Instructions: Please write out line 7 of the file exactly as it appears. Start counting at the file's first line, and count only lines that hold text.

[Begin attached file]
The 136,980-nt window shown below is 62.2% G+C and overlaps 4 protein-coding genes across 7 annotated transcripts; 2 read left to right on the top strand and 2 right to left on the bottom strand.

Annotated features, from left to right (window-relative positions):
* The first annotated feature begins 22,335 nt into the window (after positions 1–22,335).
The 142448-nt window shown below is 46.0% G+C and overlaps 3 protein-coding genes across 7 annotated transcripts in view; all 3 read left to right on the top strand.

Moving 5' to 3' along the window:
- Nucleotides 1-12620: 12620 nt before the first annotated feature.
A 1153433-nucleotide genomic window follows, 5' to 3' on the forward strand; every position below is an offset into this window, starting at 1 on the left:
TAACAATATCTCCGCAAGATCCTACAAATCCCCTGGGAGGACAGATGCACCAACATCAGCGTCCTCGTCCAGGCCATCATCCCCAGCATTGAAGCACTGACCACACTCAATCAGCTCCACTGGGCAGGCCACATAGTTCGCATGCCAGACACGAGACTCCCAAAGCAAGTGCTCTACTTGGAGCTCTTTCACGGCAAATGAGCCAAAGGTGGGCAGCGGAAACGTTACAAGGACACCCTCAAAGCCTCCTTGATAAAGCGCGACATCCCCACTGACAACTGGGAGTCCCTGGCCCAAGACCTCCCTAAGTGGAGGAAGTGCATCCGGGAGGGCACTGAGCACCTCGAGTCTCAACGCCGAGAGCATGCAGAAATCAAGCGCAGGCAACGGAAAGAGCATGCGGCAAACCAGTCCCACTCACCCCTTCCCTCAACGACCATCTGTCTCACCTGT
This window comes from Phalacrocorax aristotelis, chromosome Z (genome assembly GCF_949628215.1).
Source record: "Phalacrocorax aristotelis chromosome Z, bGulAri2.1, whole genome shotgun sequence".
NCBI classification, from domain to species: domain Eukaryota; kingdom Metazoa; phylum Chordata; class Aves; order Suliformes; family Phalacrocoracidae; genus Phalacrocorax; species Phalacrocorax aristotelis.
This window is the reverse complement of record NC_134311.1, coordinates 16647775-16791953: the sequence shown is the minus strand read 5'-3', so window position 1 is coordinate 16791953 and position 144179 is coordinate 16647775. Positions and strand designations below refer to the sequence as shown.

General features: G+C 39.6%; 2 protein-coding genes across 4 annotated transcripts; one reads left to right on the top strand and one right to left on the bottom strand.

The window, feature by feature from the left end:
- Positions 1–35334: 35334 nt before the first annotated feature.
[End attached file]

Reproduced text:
A 1153433-nucleotide genomic window follows, 5' to 3' on the forward strand; every position below is an offset into this window, starting at 1 on the left: